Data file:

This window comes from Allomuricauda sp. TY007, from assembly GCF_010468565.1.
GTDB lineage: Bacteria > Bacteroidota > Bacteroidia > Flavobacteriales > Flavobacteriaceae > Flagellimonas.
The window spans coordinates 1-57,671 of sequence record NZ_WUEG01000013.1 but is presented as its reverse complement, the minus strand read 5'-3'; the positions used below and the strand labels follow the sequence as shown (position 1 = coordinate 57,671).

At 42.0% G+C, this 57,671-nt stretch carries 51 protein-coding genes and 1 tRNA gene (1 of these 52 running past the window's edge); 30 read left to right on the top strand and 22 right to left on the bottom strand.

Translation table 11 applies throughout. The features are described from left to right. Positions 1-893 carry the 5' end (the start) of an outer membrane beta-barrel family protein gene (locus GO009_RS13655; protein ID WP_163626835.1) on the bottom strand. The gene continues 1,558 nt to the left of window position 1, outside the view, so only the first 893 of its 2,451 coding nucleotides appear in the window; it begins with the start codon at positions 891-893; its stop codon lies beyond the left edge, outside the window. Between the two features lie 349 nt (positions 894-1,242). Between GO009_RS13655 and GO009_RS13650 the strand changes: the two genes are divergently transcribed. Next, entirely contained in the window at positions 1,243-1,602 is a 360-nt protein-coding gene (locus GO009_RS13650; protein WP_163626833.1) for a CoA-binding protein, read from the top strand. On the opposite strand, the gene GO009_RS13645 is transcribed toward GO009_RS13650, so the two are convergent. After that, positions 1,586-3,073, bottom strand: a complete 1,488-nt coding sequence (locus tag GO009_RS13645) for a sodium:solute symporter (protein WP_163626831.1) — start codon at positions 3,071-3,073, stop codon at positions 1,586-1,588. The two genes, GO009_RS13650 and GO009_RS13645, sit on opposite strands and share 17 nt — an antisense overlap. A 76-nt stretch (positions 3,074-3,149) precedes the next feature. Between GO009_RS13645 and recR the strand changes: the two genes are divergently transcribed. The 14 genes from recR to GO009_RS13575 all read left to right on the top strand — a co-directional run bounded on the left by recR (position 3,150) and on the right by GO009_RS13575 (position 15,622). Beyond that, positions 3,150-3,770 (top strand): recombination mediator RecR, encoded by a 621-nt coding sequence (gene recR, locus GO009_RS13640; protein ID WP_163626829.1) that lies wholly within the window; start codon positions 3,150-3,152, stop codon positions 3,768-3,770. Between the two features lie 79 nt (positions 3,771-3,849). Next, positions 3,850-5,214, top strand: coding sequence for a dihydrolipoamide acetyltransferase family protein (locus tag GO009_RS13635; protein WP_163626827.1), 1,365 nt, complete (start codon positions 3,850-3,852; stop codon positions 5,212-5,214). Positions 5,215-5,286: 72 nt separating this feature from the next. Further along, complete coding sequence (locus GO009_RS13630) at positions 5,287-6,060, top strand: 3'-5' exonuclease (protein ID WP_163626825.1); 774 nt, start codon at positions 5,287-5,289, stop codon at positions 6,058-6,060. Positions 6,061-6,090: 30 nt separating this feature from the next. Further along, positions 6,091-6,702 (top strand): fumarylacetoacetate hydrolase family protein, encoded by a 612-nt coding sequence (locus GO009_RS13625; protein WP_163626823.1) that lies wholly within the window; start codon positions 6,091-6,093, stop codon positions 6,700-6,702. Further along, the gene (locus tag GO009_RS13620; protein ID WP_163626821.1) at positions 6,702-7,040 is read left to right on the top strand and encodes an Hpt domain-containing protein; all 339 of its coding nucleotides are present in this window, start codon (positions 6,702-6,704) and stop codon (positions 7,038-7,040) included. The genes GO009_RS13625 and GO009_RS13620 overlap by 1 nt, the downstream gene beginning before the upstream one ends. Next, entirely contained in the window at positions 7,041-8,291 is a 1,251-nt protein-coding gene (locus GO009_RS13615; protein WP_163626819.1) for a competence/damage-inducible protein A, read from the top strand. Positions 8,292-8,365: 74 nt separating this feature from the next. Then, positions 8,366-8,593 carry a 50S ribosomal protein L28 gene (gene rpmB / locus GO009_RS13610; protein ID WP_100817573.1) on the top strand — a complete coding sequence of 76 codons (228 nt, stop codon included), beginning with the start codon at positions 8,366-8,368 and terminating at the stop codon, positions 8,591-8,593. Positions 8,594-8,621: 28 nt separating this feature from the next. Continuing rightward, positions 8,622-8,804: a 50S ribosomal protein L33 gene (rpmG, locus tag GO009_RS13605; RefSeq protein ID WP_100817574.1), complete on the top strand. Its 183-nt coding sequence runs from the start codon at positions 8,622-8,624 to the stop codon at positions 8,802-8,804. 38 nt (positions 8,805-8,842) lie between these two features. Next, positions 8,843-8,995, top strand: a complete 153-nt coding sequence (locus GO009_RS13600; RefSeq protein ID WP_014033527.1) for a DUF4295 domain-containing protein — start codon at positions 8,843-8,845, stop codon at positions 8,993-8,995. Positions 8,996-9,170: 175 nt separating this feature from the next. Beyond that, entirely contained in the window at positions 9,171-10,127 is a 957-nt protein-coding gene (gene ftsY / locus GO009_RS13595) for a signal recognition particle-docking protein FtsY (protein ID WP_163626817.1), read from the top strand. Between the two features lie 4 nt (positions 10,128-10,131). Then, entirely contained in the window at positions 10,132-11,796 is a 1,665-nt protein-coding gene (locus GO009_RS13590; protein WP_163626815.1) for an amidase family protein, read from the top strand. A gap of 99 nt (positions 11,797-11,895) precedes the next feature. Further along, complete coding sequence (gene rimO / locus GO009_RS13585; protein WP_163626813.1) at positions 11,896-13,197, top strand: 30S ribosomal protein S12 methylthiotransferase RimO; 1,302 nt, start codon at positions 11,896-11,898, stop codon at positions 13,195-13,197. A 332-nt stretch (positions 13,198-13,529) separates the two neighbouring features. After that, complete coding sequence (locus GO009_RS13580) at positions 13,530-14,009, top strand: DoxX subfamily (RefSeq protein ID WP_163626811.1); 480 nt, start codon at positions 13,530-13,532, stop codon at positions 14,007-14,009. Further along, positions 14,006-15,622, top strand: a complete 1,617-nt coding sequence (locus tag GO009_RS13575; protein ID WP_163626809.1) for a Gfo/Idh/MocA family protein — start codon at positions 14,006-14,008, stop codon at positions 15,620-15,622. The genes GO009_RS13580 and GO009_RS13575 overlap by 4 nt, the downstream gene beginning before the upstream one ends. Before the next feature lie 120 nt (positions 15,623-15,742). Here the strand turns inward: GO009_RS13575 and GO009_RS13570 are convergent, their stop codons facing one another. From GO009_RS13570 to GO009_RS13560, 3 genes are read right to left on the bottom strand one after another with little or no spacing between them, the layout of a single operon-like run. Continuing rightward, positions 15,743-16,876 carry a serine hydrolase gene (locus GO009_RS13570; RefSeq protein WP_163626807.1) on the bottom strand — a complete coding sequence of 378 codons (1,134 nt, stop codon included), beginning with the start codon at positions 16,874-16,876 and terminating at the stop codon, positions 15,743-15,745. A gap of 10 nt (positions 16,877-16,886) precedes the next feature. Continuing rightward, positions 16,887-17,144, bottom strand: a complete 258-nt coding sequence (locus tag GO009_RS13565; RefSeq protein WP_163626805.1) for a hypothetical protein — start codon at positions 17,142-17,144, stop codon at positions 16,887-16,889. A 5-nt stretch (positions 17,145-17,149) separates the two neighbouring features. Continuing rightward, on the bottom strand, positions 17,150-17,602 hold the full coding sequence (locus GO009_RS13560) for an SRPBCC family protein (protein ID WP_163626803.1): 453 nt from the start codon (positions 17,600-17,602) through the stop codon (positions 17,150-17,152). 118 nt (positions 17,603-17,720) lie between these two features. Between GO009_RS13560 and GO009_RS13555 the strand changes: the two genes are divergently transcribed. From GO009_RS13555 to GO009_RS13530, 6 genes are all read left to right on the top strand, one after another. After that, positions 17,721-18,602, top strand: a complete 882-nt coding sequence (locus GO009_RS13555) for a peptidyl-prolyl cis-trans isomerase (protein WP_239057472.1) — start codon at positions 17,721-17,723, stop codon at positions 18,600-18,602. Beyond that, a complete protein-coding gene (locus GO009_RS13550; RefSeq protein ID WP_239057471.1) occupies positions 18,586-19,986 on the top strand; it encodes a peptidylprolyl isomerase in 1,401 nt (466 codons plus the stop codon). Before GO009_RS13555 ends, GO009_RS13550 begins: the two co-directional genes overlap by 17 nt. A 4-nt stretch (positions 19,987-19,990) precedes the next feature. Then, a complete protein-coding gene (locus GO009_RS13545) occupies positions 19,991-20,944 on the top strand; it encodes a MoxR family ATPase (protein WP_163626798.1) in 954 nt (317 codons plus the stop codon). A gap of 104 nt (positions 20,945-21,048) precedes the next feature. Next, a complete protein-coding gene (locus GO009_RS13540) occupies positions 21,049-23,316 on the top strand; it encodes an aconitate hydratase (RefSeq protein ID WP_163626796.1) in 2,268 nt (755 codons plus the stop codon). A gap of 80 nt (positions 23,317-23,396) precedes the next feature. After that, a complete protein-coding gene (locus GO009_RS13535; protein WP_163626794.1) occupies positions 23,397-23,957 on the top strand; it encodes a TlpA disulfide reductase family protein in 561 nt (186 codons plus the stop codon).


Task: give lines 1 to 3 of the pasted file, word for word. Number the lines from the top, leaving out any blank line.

This window comes from Allomuricauda sp. TY007, from assembly GCF_010468565.1.
GTDB lineage: Bacteria > Bacteroidota > Bacteroidia > Flavobacteriales > Flavobacteriaceae > Flagellimonas.
The window spans coordinates 1-57,671 of sequence record NZ_WUEG01000013.1 but is presented as its reverse complement, the minus strand read 5'-3'; the positions used below and the strand labels follow the sequence as shown (position 1 = coordinate 57,671).